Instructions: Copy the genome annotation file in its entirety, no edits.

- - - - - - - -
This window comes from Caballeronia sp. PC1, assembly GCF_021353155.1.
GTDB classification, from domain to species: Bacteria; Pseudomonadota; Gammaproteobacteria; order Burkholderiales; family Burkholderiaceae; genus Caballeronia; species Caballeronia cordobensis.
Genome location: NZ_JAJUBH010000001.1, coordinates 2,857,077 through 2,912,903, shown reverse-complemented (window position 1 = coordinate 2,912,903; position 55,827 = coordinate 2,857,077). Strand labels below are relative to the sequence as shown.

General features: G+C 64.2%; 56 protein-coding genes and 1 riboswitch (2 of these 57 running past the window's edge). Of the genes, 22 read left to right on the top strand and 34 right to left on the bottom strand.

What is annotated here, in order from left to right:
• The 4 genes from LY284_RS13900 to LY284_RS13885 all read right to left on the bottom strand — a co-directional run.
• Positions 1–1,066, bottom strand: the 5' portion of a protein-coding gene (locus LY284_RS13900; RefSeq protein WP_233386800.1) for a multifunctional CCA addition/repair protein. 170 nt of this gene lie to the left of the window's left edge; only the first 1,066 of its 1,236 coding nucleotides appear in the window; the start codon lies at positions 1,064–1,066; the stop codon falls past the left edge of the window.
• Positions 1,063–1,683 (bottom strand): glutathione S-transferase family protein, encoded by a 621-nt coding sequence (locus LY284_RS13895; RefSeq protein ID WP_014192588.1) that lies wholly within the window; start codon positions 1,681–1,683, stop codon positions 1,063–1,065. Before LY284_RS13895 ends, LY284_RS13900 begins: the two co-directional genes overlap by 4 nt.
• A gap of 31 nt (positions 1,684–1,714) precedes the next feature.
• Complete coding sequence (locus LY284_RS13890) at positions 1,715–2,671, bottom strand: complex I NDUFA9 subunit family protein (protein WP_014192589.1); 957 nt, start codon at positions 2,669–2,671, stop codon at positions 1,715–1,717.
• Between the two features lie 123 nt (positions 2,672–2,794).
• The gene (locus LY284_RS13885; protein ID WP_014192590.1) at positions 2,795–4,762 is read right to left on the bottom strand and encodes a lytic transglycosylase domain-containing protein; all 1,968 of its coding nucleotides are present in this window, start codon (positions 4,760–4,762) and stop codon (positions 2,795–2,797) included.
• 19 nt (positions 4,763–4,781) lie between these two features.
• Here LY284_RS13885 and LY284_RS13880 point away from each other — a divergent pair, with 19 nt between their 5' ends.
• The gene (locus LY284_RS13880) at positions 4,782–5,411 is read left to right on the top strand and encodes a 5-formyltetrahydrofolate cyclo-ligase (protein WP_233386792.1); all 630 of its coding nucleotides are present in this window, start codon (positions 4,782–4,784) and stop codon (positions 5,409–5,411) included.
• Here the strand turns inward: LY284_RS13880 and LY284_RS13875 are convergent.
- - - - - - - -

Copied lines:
This window comes from Caballeronia sp. PC1, assembly GCF_021353155.1.
GTDB classification, from domain to species: Bacteria; Pseudomonadota; Gammaproteobacteria; order Burkholderiales; family Burkholderiaceae; genus Caballeronia; species Caballeronia cordobensis.
Genome location: NZ_JAJUBH010000001.1, coordinates 2,857,077 through 2,912,903, shown reverse-complemented (window position 1 = coordinate 2,912,903; position 55,827 = coordinate 2,857,077). Strand labels below are relative to the sequence as shown.

General features: G+C 64.2%; 56 protein-coding genes and 1 riboswitch (2 of these 57 running past the window's edge). Of the genes, 22 read left to right on the top strand and 34 right to left on the bottom strand.

What is annotated here, in order from left to right:
• The 4 genes from LY284_RS13900 to LY284_RS13885 all read right to left on the bottom strand — a co-directional run.
• Positions 1–1,066, bottom strand: the 5' portion of a protein-coding gene (locus LY284_RS13900; RefSeq protein WP_233386800.1) for a multifunctional CCA addition/repair protein. 170 nt of this gene lie to the left of the window's left edge; only the first 1,066 of its 1,236 coding nucleotides appear in the window; the start codon lies at positions 1,064–1,066; the stop codon falls past the left edge of the window.
• Positions 1,063–1,683 (bottom strand): glutathione S-transferase family protein, encoded by a 621-nt coding sequence (locus LY284_RS13895; RefSeq protein ID WP_014192588.1) that lies wholly within the window; start codon positions 1,681–1,683, stop codon positions 1,063–1,065. Before LY284_RS13895 ends, LY284_RS13900 begins: the two co-directional genes overlap by 4 nt.
• A gap of 31 nt (positions 1,684–1,714) precedes the next feature.
• Complete coding sequence (locus LY284_RS13890) at positions 1,715–2,671, bottom strand: complex I NDUFA9 subunit family protein (protein WP_014192589.1); 957 nt, start codon at positions 2,669–2,671, stop codon at positions 1,715–1,717.
• Between the two features lie 123 nt (positions 2,672–2,794).
• The gene (locus LY284_RS13885; protein ID WP_014192590.1) at positions 2,795–4,762 is read right to left on the bottom strand and encodes a lytic transglycosylase domain-containing protein; all 1,968 of its coding nucleotides are present in this window, start codon (positions 4,760–4,762) and stop codon (positions 2,795–2,797) included.
• 19 nt (positions 4,763–4,781) lie between these two features.
• Here LY284_RS13885 and LY284_RS13880 point away from each other — a divergent pair, with 19 nt between their 5' ends.
• The gene (locus LY284_RS13880) at positions 4,782–5,411 is read left to right on the top strand and encodes a 5-formyltetrahydrofolate cyclo-ligase (protein WP_233386792.1); all 630 of its coding nucleotides are present in this window, start codon (positions 4,782–4,784) and stop codon (positions 5,409–5,411) included.
• Here the strand turns inward: LY284_RS13880 and LY284_RS13875 are convergent.